4. What is your personal cure for stress or how do you raise your spirits in times of doubt? Can you share a story?

I’m super bad at dealing with stress. I should be used to it by now, especially since I give conferences, but it never gets away. I get stressed before going on stage. And I also get stressed when I see that I have a LOT of things to do. Which is silly, the challenge is what makes me wake up in the morning, but it’s also what scares me.

For the stage stress, power poses (putting your arms on your hips like a wonder woman) helps. Also seeing a friendly face in the front row of the audience helps a lot. I try to remember that the audience is rooting for me, they chose to be in the room, that I prepared my topic so everything will be fine. It’s not always easy to remember that.

For the “too many things to do” stress, I often feel overwhelmed at work. Especially when I start working for a new client. There are so many things to understand about their product, their specific domain. I feel like I need to master everything in the first 2 weeks, which is silly. None expects me to do that. So, I have to try to remind myself that the first 3 weeks at a new job or new client are about getting to know the environment and it’s fine.

When I have a lot of things to do, it’s like there’s this big mountain of things in front of me. So, I try to cut that down into small little pieces. And all of a sudden, it’s not a big mountain anymore. It’s just a few little piles of smaller things to do. And I can tackle each little pile on its own, step by step.

5. Who is your role model? If no one, any thoughts on this?

It might sound cliché, but it’s mostly my Mum. She’s a smart and brave woman. Life was hard on her, but she keeps fighting, every day. She has an optimism I will never have. I’m more of a grumpy person than her.

My father is a farmer. She’s a “wife of a farmer” which means she spent most of my childhood helping at the farm without getting paid for that “work” (she still does). We didn’t have a lot of money when I grew up. But she always found ways so that I and my little brother could play music, travel a little bit (even if it was not far away), get access to culture and books, and develop our imagination. She taught me loyalty and courage.

She’s also a geek. My father has NO IDEA how to turn on a computer. She’s the one doing all the administrative tasks of the farm using a tablet, taking care of the accounting. She has a blog and an Instagram account. She’s the one reformatting the tablet when it stops working. Anytime someone is using the “Mum” persona as the “non tech friendly person” I really want to bite them. Because my Mum is more tech-friendly than most people I know!

6. What advice would you give to yourself if you could go back in time?

“You need more self-care, don’t neglect health, even if you are scared of most doctors, it’s important.”
Also, it feels strange because at school I was bullied a lot for being the “uncool fat geek”. Today, talking at conferences and working as a designer is seen as “cool” by some people in my industry. I have colourful hair and a lot of piercings. So, it’s super strange for me that some people think I’m “one of the cool kids” today. I still remember someone telling me when I finished my master’s degree “you will need to remove your piercings and comply to society's expectations to find a job”. Well, I hold my beer as they say?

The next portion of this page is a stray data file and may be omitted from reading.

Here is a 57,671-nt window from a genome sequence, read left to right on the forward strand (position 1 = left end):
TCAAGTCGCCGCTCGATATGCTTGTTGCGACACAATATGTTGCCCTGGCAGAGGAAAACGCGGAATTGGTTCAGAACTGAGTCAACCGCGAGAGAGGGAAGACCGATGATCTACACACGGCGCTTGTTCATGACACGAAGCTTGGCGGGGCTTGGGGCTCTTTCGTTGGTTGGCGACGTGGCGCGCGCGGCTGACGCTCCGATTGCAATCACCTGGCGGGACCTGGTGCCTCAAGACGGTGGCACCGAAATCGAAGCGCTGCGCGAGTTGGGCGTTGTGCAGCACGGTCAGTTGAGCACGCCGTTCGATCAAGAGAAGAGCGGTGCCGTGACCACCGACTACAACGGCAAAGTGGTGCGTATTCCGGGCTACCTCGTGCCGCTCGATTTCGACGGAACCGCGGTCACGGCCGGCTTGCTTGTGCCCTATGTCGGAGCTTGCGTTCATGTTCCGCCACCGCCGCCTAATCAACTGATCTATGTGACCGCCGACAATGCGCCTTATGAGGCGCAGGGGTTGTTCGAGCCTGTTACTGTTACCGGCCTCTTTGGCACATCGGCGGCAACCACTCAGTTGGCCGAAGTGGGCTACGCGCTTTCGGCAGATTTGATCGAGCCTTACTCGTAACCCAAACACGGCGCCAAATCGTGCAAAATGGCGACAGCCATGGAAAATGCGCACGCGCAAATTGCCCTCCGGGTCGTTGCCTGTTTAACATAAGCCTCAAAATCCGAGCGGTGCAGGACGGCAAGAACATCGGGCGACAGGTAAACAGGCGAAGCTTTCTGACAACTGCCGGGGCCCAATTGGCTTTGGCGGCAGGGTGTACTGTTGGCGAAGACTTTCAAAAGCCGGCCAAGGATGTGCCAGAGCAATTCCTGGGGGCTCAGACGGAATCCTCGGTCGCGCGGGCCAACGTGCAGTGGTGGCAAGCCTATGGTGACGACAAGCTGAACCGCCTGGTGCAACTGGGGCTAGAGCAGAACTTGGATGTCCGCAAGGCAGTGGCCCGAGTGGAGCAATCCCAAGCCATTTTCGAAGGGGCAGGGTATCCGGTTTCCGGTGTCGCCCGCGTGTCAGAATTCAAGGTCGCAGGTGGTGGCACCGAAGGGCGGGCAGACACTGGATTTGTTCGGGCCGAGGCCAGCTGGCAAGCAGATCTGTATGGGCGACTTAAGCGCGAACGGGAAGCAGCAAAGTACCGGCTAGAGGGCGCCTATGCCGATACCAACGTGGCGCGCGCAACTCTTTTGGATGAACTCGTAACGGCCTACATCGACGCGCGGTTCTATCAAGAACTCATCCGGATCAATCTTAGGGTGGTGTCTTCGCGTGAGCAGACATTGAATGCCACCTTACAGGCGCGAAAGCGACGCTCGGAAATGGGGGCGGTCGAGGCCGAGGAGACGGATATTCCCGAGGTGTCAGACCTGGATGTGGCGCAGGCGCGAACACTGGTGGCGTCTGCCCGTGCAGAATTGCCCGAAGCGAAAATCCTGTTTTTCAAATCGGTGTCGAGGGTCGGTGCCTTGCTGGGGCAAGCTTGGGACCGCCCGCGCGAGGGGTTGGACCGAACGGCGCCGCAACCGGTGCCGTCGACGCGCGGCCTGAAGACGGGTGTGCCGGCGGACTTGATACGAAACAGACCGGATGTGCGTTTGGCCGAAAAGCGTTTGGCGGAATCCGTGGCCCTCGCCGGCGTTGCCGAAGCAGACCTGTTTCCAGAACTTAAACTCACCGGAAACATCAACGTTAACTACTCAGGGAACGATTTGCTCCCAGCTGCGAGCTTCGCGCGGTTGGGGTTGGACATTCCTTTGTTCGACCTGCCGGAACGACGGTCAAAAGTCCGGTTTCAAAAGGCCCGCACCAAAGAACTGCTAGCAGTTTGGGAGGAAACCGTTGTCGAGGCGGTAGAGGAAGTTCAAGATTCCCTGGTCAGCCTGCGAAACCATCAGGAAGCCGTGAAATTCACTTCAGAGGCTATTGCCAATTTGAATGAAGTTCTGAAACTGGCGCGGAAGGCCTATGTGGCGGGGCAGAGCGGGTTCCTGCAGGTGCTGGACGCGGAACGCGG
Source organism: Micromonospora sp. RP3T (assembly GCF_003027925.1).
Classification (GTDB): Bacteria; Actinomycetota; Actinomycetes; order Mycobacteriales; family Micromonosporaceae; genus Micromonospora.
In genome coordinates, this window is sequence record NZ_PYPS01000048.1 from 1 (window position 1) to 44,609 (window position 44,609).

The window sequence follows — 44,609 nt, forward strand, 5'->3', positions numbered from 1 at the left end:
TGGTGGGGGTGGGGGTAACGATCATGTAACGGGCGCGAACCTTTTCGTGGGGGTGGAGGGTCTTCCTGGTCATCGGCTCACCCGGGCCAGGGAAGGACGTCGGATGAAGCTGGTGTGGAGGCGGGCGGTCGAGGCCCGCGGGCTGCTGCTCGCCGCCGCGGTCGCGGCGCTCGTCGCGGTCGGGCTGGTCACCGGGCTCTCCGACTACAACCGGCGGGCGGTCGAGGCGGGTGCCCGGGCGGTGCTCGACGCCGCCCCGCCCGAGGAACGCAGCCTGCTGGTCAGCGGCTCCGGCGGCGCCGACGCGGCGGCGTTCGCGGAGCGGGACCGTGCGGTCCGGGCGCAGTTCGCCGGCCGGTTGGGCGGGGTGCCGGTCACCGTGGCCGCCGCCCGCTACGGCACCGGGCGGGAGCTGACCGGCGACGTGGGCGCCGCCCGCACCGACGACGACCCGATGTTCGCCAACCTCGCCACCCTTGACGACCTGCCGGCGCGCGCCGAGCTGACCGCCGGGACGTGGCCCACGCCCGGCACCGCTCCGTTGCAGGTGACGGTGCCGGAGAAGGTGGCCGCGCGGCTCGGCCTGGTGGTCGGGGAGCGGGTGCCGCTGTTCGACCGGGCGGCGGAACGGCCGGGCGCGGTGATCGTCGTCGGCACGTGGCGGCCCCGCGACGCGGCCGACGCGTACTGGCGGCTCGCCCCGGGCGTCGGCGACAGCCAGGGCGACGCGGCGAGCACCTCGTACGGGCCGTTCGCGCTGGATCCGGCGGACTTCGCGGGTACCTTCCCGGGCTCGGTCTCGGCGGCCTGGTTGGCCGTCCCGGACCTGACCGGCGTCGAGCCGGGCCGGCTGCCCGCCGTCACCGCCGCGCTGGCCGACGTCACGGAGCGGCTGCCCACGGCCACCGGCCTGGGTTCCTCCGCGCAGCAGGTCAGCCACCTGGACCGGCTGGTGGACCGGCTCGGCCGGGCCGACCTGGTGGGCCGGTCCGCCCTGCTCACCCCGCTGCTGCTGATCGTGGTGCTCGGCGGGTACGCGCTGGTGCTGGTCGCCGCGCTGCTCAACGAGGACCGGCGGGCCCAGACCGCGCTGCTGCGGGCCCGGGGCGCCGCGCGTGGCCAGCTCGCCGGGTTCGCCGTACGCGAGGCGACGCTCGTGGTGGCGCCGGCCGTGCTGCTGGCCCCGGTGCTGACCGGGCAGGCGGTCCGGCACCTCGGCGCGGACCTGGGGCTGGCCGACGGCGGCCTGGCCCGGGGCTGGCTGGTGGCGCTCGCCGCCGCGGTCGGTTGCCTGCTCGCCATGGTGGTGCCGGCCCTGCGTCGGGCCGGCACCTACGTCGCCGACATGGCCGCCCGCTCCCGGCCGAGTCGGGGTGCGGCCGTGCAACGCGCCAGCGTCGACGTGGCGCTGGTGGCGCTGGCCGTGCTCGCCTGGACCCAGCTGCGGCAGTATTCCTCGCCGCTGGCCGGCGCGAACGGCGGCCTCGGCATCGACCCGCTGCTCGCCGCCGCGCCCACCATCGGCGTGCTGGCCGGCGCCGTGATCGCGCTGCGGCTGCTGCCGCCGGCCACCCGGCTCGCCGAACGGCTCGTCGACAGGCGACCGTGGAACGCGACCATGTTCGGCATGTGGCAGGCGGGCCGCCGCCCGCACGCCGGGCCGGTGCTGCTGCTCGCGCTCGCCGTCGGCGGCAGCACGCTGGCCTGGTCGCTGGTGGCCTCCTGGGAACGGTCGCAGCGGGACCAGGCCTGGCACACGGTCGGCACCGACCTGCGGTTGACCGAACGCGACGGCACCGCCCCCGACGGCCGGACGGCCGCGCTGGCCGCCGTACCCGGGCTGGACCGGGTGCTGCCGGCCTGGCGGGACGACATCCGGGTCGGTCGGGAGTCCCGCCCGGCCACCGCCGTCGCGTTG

So, I would tell myself something like “ you are stronger than you think you ever will be, it will get better, don’t listen to the haters”. And then I would of course not listen to myself.

7. Top 3 tips for girls starting out in STEM?

  1. Find a sisterhood, a group of women to support you. You will need that kind of backchannels and safe spaces if you want to survive. I have a slack with 5 friends. We have channels like “#complaining” to post about ugly stuff, but also “#inspiration” and “#gratefulness” to post about our accomplishments in life or just self-love. To know that you have a few women you can rely on and share with helps a lot.

  2. Selfcare first: you might want to change the world (so do I), but you can’t if you lie in your bed and are totally exhausted. It’s okay to pick your battles. You don’t want to burn out at 25/30 like so many amazing women I saw. Maybe you will need some “me time”, maybe you need some music, maybe you need a book, a warm meal, anything that makes you feel good. There’s no shame in taking care of yourself first. When I was a teenager I hated “girly stuff”. Mostly because “girly” meant being superficial in the eyes of society. This is bullshit. I’m in my 30’s and start to embrace girly stuff like spas and a comfy night on my couch with Netflix. Maybe it’s because society changed a little bit and those are now considered as “self-care” and not “girly stuff”. Or maybe again, I was just silly.

  3. Read feministfightclub.com, a nice book that lists different strategies to survive sexist workplaces

8. How do you measure your success?

I don’t measure it. I don’t really care. As long as I get a roof, food, friends and I can travel, I think it’s a success. If I can have fun at work while doing all of that and learn new things in the process, it’s even better.

9. Where can we find out more about your work?

You can check my portfolio https://stephaniewalter.design/ and my blog https://stephaniewalter.design/blog/
I also have a dribble where I post more illustrations and drawings at the moment https://dribbble.com/stephaniewalter

10. Are you social? Will you share your Twitter handle, or LinkedIn profile, or Facebook so that young women can connect with you?

Twitter: https://twitter.com/walterstephanie
LinkedIn: https://www.linkedin.com/in/stephaniewalterpro/
Mastodon: https://mastodon.design/@stephaniewalter